The US is attempting to enhance production of its own cutting-edge chips while also working to prevent China from becoming so proficient that it can produce the most cutting-edge semiconductors on its own. Officials there also appear to be working in opposition to one another.

US policy has made it a priority to deny Chinese enterprises access to the resources needed to manufacture cutting-edge technology. When it forbade the supply of US components to Huawei Technologies Co. in 2019, the US effectively deployed this weapon against the corporation.

More of these limits have now been put in place. The largest chipmaker in China, Semiconductor Manufacturing International Corp., and more than 60 other Chinese corporations were added to the US Department of Commerce’s “entity list,” which is a list of organizations that could endanger national security, in December 2020. Being on the list prevented access to the equipment required to produce more sophisticated chips. Companies receiving federal support are prohibited from investing in China and Russia, according to a draft of the measure senators are now voting on.

The chip sector is supportive of manufacturing subsidies but less so of limits on the companies it can do business with.

According to data from industry organization Semi, Chinese orders for overseas providers of chip fabrication equipment increased by 58% in 2021, making China the largest market for those items for the second year in a row. Broad limits have been fiercely resisted by chip equipment producers and certain semiconductor producers, who claim that doing so will reduce their capacity to fund future research and hurt US competitiveness. According to their argument, China won’t be motivated to invest the time and money necessary to develop the capacity to produce the US technology on its own if it can continue to obtain it.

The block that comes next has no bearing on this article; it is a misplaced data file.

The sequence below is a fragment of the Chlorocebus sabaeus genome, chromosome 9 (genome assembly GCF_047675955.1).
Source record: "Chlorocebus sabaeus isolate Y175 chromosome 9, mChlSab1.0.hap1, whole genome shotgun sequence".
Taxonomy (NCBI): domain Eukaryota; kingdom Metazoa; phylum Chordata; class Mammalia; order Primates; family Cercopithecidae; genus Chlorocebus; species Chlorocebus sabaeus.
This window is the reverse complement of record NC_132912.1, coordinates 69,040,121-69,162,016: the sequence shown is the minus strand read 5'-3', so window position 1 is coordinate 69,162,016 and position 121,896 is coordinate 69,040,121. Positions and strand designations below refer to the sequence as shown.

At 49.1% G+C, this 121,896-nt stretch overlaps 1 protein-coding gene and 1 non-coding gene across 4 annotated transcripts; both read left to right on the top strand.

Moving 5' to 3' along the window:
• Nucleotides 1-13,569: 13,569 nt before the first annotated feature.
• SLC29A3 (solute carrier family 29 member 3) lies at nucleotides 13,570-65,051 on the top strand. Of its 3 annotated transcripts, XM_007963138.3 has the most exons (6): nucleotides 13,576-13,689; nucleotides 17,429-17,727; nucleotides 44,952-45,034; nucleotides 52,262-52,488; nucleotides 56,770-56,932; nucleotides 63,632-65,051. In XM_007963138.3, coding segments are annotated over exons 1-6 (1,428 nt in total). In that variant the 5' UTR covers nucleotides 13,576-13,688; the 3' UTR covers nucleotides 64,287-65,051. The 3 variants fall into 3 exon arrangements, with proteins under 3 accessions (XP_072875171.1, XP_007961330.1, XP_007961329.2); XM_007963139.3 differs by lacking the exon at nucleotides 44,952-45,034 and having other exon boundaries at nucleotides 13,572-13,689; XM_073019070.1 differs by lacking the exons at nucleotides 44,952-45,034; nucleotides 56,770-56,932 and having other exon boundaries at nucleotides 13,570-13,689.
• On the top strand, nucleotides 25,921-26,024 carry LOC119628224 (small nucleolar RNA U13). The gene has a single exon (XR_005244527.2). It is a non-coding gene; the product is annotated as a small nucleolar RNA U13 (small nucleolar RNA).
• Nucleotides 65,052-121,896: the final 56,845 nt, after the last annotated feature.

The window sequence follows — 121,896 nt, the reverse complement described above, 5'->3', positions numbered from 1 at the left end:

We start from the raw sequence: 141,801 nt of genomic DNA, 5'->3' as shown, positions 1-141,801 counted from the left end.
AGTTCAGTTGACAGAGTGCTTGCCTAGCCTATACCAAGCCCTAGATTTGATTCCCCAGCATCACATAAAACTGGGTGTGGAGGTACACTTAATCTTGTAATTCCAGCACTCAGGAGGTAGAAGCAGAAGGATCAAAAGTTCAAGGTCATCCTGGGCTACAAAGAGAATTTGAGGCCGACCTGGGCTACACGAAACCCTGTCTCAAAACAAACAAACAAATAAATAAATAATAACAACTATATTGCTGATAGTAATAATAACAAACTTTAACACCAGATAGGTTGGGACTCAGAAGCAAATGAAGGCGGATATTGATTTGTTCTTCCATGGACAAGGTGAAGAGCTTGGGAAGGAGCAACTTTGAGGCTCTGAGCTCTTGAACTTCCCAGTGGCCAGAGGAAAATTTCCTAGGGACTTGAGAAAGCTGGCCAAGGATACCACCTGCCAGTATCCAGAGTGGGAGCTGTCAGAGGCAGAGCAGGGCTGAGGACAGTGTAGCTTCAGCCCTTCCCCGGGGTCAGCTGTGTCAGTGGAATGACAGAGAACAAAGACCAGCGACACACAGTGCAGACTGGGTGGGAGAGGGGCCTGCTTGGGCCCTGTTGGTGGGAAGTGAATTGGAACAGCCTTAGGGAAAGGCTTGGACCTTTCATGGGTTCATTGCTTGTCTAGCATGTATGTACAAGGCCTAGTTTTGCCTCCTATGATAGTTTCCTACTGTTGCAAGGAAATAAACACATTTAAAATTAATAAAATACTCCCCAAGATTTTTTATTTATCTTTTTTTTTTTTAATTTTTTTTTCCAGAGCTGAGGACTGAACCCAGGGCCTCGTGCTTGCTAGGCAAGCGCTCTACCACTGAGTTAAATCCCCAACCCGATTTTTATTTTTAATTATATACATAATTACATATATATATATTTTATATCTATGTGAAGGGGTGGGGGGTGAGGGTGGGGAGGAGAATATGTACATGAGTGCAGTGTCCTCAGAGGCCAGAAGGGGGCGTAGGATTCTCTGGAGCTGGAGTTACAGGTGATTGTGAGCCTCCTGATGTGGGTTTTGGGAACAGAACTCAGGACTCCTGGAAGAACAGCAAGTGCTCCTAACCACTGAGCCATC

Instead of pursuing more extensive restrictions against Chinese companies, the Commerce Department has absorbed this argument and is now only concentrating on the entities that are currently on the entity list. By doing thus, the department successfully positions these limitations as a means of punishing bad actors rather than a tool for implementing policy in the context of the larger US-China rivalry.

I don’t think anyone would want the US government to dip into the private-sector supply chain and try to micromanage it if nothing wrong is happening, Secretary of Commerce Gina Raimondo said.

Hawks claim that this strategy undercuts the objective of stopping China from producing cutting-edge chips.

It’s one of the industries that can’t compete via free-market notions, says Florida Senator Marco Rubio.

Putting pressure on rivals based in allies to stop providing chipmaking technology to China is one method to resolve concerns from US corporations. For example, the US has pushed the Netherlands to forbid ASML Holding NV from supplying China with the machinery required for older chips. However, the strategy for chip diplomacy has been erratic, with the pursuit of several agendas resulting in stagnation. By acknowledging that it has an issue with semiconductors, the US has made the first step toward a solution. Years later, it’s having problems progressing to phase two.